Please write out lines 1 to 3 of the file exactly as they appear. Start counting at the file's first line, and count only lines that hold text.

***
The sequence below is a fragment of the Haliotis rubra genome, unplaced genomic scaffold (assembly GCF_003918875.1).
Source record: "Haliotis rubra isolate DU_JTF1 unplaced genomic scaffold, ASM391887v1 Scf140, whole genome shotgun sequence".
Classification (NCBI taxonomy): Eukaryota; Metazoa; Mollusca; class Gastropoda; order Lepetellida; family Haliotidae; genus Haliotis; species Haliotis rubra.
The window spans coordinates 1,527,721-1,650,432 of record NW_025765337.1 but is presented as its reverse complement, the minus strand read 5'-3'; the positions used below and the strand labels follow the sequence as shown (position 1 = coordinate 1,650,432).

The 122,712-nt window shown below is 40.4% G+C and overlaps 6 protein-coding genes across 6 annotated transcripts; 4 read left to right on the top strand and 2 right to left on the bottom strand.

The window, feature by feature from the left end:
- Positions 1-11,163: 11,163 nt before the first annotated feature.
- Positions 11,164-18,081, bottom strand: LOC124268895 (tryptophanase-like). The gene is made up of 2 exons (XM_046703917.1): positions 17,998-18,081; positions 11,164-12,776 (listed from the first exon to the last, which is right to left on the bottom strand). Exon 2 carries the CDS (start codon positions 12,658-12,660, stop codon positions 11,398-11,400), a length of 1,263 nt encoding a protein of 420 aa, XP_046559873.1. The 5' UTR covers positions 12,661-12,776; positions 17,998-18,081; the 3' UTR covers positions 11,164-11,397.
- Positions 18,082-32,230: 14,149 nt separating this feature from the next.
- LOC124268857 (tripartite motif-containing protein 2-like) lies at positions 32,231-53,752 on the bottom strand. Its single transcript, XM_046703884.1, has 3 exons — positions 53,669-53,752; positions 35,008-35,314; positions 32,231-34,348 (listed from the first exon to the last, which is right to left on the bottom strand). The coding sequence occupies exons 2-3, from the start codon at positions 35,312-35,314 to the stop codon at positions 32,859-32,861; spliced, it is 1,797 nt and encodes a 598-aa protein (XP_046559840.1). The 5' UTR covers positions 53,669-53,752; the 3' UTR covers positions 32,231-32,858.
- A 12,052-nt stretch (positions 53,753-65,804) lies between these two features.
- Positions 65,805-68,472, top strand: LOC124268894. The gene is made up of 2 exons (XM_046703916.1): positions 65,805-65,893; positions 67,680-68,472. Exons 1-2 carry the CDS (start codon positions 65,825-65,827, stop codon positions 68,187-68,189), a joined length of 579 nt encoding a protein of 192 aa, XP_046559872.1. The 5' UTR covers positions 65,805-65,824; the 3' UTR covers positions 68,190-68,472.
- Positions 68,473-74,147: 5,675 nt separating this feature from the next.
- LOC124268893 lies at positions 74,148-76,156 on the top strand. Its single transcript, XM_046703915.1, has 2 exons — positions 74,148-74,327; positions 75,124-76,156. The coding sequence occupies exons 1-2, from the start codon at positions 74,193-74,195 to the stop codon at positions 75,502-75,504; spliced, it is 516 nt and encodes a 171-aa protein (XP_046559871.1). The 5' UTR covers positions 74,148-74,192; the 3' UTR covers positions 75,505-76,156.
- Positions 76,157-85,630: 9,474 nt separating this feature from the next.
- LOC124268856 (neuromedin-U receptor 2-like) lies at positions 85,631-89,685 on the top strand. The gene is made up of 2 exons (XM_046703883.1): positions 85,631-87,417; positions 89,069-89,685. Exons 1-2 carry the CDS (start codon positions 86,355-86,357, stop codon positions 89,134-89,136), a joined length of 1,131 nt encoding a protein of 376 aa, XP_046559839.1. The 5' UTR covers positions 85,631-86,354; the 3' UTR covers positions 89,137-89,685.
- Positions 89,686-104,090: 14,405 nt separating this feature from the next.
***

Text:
The sequence below is a fragment of the Haliotis rubra genome, unplaced genomic scaffold (assembly GCF_003918875.1).
Source record: "Haliotis rubra isolate DU_JTF1 unplaced genomic scaffold, ASM391887v1 Scf140, whole genome shotgun sequence".
Classification (NCBI taxonomy): Eukaryota; Metazoa; Mollusca; class Gastropoda; order Lepetellida; family Haliotidae; genus Haliotis; species Haliotis rubra.